I took the opportunity this week to watch the homecoming parade of the Royal Anglian Regiment who were gifted the freedom of St Neots, the town where I live. It was a humbling experience to see a marchpast of more than 200 soldiers who more recently have spent time doing their day job in Afghanistan and Mali. To draw any sort of parallel with the type of work they do would be simply plain wrong but it did spark a thought on the nature of the definition of bravery. To my mind as the son of a Royal Air Force father, I put the British Armed Forces on a well-deserved pedestal and I am personally thankful for all they do and the professional manner in which they bravely go about their jobs in often high risk situations.
For those of us who have pursued a commercial career path it is clear that the risks we have been exposed to are significantly more trivial no matter how important they may have seemed right there, right then in the heat of the moment. Decisions are almost always made with the best of intent, the challenge is whether the intent is about genuinely making a difference or pursuing a path of least resistance and dare I say it, playing it safe. I caught up the other day with an old contact (nice to chat Si) and he made a point about how frustrating he found it when people pursued a risk averse approach to developing communications, a position I totally understand.
Bravery in commercial roles can of course manifest itself in many ways – from the strategies you adopt to the partners you choose to the plans you execute. There are also of course degrees of bravery and it is critical to ensure that the route pursued is genuinely brave rather than genuinely foolish – a critical distinction. A former boss of mine once said identify those things you can be fired for and approach carefully. Sound advice.
If we are candid, here in the UK we are educated to typically tow the party line. It starts early on through the education system where you are encouraged to conform, fit in and work within boundaries. It’s simply not very British to be outspoken and attention seeking. I’m not suggesting a social revolution but I do think brands and businesses that look at challenges and opportunities through a more revolutionary and brave lens stand the best chance of winning in the longer term and behave in a slightly un-British manner albeit often with a British tone of voice.
The herding instinct is common behaviour in all walks of life and yet some of the most interesting behaviour is typically when something is a bit more breakthrough and someone takes a braver path. I spotted a great quote in a recent Luke Johnson article from Emerson who said “Do not go where the path may lead, go instead where there is no path and leave a trail.” A fantastic sentiment.
Multiple categories are dominated (albeit decreasingly) by larger companies who have to protect topline revenue and bottom line profitability to satisfy shareholders of some sort. They are more often than not doing what they can to manage decline in the face of increasingly demanding and savvy consumer behaviour and their own internal disciplines and protocol can often stifle real bravery. That’s not to say bigger organisations can’t be brave but in reality it’s trickier when corporate expectations are to pursue a path through calmer waters where the returns are more guaranteed whilst the bigger wins in the choppier waters would require some quite uncertain navigation.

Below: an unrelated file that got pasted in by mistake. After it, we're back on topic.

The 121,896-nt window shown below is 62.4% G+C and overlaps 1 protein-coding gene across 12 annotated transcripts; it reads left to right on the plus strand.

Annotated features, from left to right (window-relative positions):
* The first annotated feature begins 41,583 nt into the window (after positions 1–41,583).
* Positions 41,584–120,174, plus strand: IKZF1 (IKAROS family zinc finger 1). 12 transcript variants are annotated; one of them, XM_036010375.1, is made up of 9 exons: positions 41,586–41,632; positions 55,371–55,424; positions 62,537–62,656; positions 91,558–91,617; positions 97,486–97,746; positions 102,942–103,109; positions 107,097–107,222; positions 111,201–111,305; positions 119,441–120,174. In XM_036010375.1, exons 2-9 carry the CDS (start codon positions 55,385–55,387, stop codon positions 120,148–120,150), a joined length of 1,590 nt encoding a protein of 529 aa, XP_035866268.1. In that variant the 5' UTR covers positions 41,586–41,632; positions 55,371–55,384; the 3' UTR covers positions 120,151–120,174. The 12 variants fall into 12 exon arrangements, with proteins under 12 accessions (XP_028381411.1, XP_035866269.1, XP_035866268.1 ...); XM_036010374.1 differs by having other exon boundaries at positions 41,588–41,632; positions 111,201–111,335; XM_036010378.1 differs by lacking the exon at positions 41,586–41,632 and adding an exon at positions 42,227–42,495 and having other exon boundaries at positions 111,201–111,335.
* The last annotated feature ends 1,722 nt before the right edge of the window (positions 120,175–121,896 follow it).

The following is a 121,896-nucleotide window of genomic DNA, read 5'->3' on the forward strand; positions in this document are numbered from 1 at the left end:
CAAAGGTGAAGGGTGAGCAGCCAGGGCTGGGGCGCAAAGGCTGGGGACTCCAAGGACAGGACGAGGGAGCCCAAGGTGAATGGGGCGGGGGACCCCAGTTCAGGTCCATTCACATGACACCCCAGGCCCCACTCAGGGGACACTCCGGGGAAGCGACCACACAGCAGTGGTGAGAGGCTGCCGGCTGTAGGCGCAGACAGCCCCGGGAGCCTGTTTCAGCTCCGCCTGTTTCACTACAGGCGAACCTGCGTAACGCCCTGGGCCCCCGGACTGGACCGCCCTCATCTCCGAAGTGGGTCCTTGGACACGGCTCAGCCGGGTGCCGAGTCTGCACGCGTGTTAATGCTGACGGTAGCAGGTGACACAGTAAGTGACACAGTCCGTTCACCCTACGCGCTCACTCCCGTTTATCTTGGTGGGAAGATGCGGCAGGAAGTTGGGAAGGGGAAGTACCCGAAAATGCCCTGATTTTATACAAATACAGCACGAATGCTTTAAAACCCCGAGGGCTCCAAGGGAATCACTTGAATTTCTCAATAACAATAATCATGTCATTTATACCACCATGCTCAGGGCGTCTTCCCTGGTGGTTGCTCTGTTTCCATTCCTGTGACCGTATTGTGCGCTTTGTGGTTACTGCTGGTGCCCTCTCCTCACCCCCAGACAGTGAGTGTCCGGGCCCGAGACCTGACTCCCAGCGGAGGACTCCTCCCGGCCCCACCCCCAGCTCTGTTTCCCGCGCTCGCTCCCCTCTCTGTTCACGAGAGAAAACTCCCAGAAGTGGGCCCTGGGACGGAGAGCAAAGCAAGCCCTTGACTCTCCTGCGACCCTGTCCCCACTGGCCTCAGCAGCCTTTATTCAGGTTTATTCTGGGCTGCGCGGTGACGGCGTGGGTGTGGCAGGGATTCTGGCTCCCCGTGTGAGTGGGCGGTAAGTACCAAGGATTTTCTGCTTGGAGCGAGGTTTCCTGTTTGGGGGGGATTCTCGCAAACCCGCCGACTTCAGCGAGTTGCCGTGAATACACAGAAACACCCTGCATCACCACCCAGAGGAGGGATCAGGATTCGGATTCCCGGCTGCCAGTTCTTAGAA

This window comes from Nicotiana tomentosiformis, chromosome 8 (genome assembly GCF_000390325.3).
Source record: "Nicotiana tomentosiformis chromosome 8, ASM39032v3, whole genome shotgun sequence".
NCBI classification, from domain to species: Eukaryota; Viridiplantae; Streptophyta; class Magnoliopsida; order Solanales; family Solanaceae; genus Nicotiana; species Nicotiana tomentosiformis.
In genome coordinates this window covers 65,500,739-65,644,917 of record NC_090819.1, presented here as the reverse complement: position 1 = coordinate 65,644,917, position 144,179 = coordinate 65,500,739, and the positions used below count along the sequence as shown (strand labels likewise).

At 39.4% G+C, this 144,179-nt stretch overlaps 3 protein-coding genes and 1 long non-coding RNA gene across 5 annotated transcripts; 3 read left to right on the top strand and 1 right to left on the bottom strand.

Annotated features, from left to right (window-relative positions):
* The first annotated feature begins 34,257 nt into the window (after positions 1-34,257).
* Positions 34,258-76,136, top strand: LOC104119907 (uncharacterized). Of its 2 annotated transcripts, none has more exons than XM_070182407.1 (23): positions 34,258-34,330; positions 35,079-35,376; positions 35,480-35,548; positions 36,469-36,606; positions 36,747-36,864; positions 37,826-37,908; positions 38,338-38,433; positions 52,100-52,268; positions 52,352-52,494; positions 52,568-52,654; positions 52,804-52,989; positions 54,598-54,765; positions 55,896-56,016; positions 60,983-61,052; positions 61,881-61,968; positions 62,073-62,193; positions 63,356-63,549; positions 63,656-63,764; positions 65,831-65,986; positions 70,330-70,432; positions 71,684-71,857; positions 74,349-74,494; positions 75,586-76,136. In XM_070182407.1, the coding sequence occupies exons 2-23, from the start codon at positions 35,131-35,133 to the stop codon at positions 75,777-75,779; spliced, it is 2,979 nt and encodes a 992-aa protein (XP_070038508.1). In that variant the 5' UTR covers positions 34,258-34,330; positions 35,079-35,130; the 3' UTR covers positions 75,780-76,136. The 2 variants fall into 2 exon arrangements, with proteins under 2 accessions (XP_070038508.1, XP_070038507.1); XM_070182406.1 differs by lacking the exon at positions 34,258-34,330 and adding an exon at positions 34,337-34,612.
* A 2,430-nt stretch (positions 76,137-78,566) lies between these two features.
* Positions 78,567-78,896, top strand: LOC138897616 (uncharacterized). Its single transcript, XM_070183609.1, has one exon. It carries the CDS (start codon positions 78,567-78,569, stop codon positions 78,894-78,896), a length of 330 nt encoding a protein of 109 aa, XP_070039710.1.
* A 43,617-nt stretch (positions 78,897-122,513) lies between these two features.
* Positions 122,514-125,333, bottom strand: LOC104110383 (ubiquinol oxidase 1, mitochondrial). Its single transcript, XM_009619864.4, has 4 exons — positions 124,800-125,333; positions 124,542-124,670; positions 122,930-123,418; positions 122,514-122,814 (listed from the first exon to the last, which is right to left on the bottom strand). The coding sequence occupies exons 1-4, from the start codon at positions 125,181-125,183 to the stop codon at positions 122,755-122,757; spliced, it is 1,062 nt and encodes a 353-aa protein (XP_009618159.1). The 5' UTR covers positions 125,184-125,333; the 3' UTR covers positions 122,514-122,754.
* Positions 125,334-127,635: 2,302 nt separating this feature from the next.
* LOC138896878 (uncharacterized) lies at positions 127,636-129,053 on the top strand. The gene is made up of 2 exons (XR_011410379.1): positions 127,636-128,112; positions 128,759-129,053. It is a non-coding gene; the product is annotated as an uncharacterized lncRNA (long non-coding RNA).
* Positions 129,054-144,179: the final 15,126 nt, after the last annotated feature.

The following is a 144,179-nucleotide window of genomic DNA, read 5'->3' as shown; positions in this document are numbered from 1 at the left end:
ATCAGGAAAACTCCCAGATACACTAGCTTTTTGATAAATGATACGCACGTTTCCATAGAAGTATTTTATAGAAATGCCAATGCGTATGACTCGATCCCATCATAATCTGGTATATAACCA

For me, the floor is wide open to businesses and brands that are willing to be brave. Risk and reward come hand in hand and I’ve recently been reading Seth Godin’s book Purple Cow. The main premise is the eternal search for the remarkable ideas (the purple cows) that will pique the interest of a well-defined and focussed target. Business bravery is very much in the eye of the beholder and far be it for me to define anyone else’s list but for me bravery starts with the most important asset for any business: people. Being brave and hiring great people who are prepared to challenge the status quo, push the boundaries and find those remarkable ideas and execute them brilliantly is a formula that stands a far greater chance of cutting through and persuading – my simple equation for effective commercial impact.
I’ve really enjoyed some recent conversations I’ve had with businesses seeking to pursue braver approaches to their particular challenges. More often than not these are smaller businesses who have the advantage of being nimble and less constrained on multiple fronts but also having to do more with less. I don’t think it should be a surprise to anyone that many of the more exciting brands to emerge onto the marketplace recently in any given category have at their heart an entrepreneurial spirit which again chimes with the great British public who almost always love a plucky underdog and in many instances love the thrill of discovering something new and interesting. The world of brands is turning upside down quicker than businesses realise and many brands run a very real risk of declining relevancy particularly those who aren’t genuinely thinking and acting braver…..
Fortune of course does favour the brave.